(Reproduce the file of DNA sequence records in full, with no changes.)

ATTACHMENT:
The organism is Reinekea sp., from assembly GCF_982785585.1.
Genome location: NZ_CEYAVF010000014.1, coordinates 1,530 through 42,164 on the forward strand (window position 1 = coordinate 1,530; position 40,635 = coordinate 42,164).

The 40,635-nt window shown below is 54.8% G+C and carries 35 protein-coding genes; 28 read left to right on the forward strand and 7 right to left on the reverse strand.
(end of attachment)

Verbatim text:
The organism is Reinekea sp., from assembly GCF_982785585.1.
Genome location: NZ_CEYAVF010000014.1, coordinates 1,530 through 42,164 on the forward strand (window position 1 = coordinate 1,530; position 40,635 = coordinate 42,164).

The 40,635-nt window shown below is 54.8% G+C and carries 35 protein-coding genes; 28 read left to right on the forward strand and 7 right to left on the reverse strand.